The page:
Monkeypox in India: How Kerala is working to prevent infection spread
- India’s first monkeypox case was reported on July 14
- A 31-year-old man who returned from UAE became the second case
- Both cases in India were found in Kerala, putting the state on high-alert
India on Monday reported a second case of monkeypox found in a 31-year-old man who reached Kannur, Kerala from Dubai on July 13. India’s first monkeypox case was reported on July 14 after a 35-year-old man who returned from UAE tested positive.
Kerala's Health minister Veena George said the condition of the second infected person was stable. He has been admitted to Government Medical College Hospital in Kannur. All his primary contacts are under observation, the minister said.
The Center sent a multi-disciplinary team to Kerala, which has been put on high-alert, to collaborate with state authorities to better implement public health measures.
“To help country's preparedness for Monkey Pox detection, 15 Virus Research & Diagnostic Laboratories across the country, which are geographically well distributed & strategically located, have already been trained in the diagnostic test by ICMR -NIV, Pune," the Indian Council of Medical Research (ICMR) said on Twitter.
Guidelines for monkeypox in India states that international passengers should avoid close contact with sick people, contact with dead or live wild animals and others. International travelers were urged to avoid eating or preparing meat from wild game (bushmeat) or using products (creams, lotions, powders) derived from wild animals from Africa.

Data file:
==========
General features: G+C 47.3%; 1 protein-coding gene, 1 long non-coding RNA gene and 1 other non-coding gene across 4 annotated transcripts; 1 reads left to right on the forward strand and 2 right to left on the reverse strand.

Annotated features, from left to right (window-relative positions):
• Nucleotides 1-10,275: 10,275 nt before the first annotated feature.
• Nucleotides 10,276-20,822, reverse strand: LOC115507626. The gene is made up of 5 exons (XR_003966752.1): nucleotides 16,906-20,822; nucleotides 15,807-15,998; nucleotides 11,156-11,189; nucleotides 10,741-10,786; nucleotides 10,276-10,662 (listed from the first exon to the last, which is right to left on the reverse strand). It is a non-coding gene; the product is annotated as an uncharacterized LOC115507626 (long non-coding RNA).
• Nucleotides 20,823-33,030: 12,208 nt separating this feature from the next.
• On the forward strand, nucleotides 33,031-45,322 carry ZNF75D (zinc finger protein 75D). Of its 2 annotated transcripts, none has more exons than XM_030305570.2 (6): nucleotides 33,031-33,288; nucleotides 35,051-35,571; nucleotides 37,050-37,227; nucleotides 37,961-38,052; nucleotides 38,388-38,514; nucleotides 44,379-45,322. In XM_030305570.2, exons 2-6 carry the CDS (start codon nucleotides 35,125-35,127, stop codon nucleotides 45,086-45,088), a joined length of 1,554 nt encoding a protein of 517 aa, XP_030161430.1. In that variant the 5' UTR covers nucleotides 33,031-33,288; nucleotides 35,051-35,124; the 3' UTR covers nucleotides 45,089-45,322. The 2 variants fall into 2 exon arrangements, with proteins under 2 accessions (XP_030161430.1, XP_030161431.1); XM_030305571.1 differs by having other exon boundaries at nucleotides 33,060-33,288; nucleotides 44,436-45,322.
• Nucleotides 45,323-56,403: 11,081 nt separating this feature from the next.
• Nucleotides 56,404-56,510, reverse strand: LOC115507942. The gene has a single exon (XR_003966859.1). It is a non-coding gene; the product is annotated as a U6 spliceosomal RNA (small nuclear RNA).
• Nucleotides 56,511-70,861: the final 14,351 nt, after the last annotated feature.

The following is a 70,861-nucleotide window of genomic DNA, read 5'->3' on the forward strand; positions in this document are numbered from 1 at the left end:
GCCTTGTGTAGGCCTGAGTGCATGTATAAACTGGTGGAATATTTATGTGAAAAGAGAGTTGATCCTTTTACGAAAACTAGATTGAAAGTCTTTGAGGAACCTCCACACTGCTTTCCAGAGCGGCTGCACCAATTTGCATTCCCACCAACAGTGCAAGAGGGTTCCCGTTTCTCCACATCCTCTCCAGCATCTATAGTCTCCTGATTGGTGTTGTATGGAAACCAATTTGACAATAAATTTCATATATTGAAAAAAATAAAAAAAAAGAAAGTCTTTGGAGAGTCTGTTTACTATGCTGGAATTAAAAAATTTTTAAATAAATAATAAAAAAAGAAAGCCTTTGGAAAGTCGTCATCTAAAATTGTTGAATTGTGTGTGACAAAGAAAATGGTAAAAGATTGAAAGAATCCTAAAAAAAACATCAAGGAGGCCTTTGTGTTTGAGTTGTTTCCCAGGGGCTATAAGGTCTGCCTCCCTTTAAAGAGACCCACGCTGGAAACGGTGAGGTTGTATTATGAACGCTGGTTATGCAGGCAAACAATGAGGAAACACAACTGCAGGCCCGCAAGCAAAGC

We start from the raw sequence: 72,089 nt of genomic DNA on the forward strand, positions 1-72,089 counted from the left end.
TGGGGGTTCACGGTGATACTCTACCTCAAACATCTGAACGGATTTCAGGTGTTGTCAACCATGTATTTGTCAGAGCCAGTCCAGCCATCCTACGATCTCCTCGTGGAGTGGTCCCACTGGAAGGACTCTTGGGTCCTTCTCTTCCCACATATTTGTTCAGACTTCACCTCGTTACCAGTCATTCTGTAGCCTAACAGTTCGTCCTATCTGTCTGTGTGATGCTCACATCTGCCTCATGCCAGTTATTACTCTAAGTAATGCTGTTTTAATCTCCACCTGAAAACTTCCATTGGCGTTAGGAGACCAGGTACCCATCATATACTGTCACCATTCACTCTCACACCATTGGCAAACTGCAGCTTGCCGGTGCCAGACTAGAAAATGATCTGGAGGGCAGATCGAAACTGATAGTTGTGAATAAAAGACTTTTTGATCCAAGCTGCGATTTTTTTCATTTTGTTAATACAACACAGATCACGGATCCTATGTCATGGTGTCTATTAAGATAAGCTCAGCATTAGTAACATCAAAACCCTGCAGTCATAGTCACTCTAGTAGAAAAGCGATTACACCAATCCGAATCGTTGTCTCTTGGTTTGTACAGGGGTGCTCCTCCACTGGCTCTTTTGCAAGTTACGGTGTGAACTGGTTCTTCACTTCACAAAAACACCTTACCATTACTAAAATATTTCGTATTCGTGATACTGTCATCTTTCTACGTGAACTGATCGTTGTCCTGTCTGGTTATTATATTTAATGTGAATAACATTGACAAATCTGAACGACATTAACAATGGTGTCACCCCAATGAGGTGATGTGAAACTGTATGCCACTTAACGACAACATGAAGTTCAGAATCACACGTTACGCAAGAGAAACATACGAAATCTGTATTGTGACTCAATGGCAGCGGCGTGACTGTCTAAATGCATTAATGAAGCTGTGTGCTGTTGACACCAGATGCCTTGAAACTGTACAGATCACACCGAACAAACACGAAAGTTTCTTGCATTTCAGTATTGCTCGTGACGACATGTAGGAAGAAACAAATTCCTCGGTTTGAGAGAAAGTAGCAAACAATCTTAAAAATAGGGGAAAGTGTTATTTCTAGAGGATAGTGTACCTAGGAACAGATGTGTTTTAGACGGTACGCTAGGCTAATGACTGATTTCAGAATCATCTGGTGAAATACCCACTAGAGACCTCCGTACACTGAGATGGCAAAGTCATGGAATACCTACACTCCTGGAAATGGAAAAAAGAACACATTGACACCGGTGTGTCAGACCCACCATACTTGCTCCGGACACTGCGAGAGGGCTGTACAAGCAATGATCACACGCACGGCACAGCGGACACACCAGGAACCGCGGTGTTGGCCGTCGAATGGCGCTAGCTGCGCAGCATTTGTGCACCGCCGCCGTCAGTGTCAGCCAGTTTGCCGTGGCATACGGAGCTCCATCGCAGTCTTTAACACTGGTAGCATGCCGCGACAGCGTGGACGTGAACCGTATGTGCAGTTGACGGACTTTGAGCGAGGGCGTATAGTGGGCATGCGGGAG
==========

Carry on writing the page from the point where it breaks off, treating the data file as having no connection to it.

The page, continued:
People traveling from countries affected should also avoid contact with contaminated materials used by sick people such as clothing, bedding or materials used in healthcare settings, or that came into contact with infected animals, the ministry's guidelines said.
Also Read | What is monkeypox? All you need to know
Experts say that monkeypox virus mutates at a higher rate but it is treatable. Treatment of the infection varies depending on the symptoms. They said the infection starts with fever, headache and flu. When it turns acute, red lesions appear on the body and triggers itching like chicken pox. The incubation period of the virus ranges from five to 21 days.
WHO South-East Asia Regional Director Dr Poonam Khetrapal Singh said over the weekend that the region is on alert for monkeypox and nations have been taking measures to rapidly detect and contain the spread of monkeypox.
On Sunday, Andhra Pradesh suspected a case of monkeypox in a child who recently returned from Saudi Arabia. However, the blood samples of the two-year-old tested negative, the state's health official said.